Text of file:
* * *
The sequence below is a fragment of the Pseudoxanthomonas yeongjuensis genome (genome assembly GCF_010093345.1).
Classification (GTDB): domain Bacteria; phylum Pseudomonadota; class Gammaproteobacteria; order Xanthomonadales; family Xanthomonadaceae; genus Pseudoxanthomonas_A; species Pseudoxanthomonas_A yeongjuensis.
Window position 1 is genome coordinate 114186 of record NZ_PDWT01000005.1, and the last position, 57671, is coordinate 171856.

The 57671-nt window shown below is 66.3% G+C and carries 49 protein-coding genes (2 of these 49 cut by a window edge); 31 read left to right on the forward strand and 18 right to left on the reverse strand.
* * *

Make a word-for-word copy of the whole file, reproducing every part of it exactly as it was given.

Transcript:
The sequence below is a fragment of the Pseudoxanthomonas yeongjuensis genome (genome assembly GCF_010093345.1).
Classification (GTDB): domain Bacteria; phylum Pseudomonadota; class Gammaproteobacteria; order Xanthomonadales; family Xanthomonadaceae; genus Pseudoxanthomonas_A; species Pseudoxanthomonas_A yeongjuensis.
Window position 1 is genome coordinate 114186 of record NZ_PDWT01000005.1, and the last position, 57671, is coordinate 171856.

The 57671-nt window shown below is 66.3% G+C and carries 49 protein-coding genes (2 of these 49 cut by a window edge); 31 read left to right on the forward strand and 18 right to left on the reverse strand.